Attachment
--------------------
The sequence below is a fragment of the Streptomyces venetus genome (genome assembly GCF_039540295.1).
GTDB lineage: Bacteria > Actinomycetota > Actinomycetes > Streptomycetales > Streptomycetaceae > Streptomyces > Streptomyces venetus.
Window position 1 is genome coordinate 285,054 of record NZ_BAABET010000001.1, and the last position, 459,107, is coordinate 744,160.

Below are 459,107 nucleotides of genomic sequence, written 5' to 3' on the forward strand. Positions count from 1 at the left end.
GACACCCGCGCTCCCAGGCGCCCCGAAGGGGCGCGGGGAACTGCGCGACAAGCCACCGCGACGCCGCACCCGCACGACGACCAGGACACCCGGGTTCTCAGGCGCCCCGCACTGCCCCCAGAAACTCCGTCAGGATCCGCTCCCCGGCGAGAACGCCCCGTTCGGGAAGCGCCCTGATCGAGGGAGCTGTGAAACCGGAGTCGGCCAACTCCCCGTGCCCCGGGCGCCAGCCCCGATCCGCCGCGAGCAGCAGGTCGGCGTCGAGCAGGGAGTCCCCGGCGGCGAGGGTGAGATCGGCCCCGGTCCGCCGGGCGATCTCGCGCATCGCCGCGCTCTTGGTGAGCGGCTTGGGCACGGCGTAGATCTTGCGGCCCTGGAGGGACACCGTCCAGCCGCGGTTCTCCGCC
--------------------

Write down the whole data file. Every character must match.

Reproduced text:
The sequence below is a fragment of the Streptomyces venetus genome (genome assembly GCF_039540295.1).
GTDB lineage: Bacteria > Actinomycetota > Actinomycetes > Streptomycetales > Streptomycetaceae > Streptomyces > Streptomyces venetus.
Window position 1 is genome coordinate 285,054 of record NZ_BAABET010000001.1, and the last position, 459,107, is coordinate 744,160.

Below are 459,107 nucleotides of genomic sequence, written 5' to 3' on the forward strand. Positions count from 1 at the left end.
GACACCCGCGCTCCCAGGCGCCCCGAAGGGGCGCGGGGAACTGCGCGACAAGCCACCGCGACGCCGCACCCGCACGACGACCAGGACACCCGGGTTCTCAGGCGCCCCGCACTGCCCCCAGAAACTCCGTCAGGATCCGCTCCCCGGCGAGAACGCCCCGTTCGGGAAGCGCCCTGATCGAGGGAGCTGTGAAACCGGAGTCGGCCAACTCCCCGTGCCCCGGGCGCCAGCCCCGATCCGCCGCGAGCAGCAGGTCGGCGTCGAGCAGGGAGTCCCCGGCGGCGAGGGTGAGATCGGCCCCGGTCCGCCGGGCGATCTCGCGCATCGCCGCGCTCTTGGTGAGCGGCTTGGGCACGGCGTAGATCTTGCGGCCCTGGAGGGACACCGTCCAGCCGCGGTTCTCCGCC